Let’s start from a simple premise on which I hope we can agree: Investors need their money back. No one gives you money. Even Grants come with strings attached so stop expecting that you just get capital – what matters is what and if you can return more value to that source of capital.

C-Corps (Corporations established in the United States) have shareholders and with shareholders, such entities are able to serve Venture Capital investors because those investors are buying shares of the company; shares that that will be sold/acquired – giving the investors their return.

No C, no VC. Well, let me correct myself so you’re not misled by the C in LLC (another business entity available in the U.S.). If you’re not a C-Corp, venture capital doesn’t apply to what you’re doing. That’s not a matter of right or wrong, and it isn’t a question of how well you’re doing, how much growth you have, that your customers love you, or that you’re solving a problem, startups are generally set up as C-Corps so they are ABLE to raise venture capital (if appropriate to what they’re doing) and as such, hopefully how you can appreciate how NOT being a C-Corp, such as say, being an LLC, typically associates you more with being a business and EXCLUDES venture capital as a source of funding.

It’s not about preferences or dislike of what you’re doing! Business entities and sources of capital are set up and operate the way that they do on purpose. Most of the misleading advice and misdirection you get, frustrating you about raising capital, is because what you hear is MEANT for a different circumstance – either the source of your advice, your expectations, or your business entity is wrong, and that’s resulting in a mismatch of focus on from where you might find capital resources. This is why various sources of capital exist and why different business entities are available.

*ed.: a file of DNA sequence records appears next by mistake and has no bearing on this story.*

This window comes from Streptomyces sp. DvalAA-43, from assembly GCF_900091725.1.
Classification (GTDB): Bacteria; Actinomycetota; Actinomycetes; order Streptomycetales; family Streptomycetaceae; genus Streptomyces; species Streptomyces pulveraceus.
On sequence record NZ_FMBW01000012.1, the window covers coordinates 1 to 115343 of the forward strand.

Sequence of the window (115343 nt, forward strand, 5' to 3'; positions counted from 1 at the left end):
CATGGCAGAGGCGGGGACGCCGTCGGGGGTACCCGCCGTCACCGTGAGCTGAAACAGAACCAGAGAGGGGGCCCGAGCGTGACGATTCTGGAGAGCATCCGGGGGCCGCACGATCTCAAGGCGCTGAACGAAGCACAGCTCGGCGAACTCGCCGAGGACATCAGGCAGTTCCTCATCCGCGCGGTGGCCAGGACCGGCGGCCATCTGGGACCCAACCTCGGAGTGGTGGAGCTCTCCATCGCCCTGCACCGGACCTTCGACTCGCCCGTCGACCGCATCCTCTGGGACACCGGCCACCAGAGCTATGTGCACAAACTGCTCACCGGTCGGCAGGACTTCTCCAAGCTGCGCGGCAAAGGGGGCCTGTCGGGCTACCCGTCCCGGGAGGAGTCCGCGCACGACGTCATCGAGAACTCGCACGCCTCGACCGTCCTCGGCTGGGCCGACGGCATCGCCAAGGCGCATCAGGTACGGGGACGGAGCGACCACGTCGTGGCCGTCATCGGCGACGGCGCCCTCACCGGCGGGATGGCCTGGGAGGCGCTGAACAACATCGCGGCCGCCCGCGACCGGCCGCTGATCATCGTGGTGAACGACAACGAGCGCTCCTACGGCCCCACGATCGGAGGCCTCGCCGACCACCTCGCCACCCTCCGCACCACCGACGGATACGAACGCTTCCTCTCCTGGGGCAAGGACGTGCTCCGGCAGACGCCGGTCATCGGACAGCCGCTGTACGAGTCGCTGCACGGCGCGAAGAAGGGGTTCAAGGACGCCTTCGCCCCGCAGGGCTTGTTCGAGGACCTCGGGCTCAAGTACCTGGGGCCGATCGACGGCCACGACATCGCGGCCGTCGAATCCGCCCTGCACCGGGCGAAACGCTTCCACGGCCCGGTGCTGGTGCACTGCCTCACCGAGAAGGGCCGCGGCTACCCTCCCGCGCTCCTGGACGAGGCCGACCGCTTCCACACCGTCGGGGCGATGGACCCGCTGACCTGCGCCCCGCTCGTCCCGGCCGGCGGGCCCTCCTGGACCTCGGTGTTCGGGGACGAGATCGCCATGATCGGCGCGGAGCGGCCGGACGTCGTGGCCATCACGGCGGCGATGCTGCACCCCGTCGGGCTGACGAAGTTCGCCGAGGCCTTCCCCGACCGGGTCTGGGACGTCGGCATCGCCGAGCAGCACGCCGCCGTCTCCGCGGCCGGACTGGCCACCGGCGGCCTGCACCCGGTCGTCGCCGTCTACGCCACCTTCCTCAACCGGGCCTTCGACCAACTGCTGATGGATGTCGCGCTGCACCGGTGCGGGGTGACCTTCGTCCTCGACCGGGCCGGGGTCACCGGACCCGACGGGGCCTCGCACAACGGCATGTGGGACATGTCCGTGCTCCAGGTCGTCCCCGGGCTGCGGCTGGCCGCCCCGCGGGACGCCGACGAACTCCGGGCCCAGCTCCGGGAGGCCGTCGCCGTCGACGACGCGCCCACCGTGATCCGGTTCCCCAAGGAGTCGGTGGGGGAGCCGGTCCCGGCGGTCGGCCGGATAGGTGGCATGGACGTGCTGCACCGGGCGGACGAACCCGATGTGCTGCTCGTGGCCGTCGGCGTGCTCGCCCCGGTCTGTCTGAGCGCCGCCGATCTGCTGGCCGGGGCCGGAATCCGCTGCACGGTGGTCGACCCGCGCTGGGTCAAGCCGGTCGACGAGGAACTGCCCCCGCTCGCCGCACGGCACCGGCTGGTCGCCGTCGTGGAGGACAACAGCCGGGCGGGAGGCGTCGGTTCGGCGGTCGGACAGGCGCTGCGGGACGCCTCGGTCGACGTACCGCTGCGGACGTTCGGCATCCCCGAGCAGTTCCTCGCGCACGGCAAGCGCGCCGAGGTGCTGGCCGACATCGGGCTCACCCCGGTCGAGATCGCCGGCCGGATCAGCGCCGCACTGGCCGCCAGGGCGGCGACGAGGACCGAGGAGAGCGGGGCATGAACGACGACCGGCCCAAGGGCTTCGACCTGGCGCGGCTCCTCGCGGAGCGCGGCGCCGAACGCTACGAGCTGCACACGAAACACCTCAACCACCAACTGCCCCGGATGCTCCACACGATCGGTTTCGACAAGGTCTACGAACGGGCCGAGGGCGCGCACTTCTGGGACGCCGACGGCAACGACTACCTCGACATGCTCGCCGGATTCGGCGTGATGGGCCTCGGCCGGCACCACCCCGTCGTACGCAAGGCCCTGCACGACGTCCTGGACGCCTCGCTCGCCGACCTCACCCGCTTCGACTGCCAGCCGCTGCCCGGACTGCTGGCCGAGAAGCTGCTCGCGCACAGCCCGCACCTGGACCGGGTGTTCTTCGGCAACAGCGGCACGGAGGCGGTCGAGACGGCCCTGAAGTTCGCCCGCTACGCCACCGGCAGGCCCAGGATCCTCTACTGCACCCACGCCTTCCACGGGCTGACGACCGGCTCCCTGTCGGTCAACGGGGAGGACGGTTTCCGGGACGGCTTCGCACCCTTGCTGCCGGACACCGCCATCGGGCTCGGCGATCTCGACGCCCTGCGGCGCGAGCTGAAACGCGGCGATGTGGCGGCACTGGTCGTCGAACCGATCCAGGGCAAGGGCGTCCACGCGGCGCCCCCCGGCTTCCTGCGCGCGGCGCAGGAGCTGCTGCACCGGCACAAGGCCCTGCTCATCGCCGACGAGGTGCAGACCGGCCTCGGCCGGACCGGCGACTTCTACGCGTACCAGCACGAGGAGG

Venture capital isn’t seeking profit nor even customers in your company because what a venture capitalist requires is ownership of a company that can and chooses to EXIT (get a acquired or Go Public – referring to when a company becomes available to others on a stock market – the shares of the privately owned company are sold to others — this is how venture capital investors get their return – if you won’t, or can’t do that, then you’re just not raising VC.

An LLC is a business more than a company. More or less. People will mince words as we’ve already explored, but essentially that’s what to keep in mind – do I have a business or am I starting a company? Businesses technically can get Angel Investors, but that’s also kind of mincing words because what’s happening is that you’re getting a “business partner” who calls themselves an Angel Investor. For the most part, “Angel Investors” are individuals of exceptional disposable wealth, startup experience, and a portfolio of startups in which they’ve invested; if the “Angel” with whom you’re speaking doesn’t have that, it’s fair and pragmatic of you to question their advice and their expectations.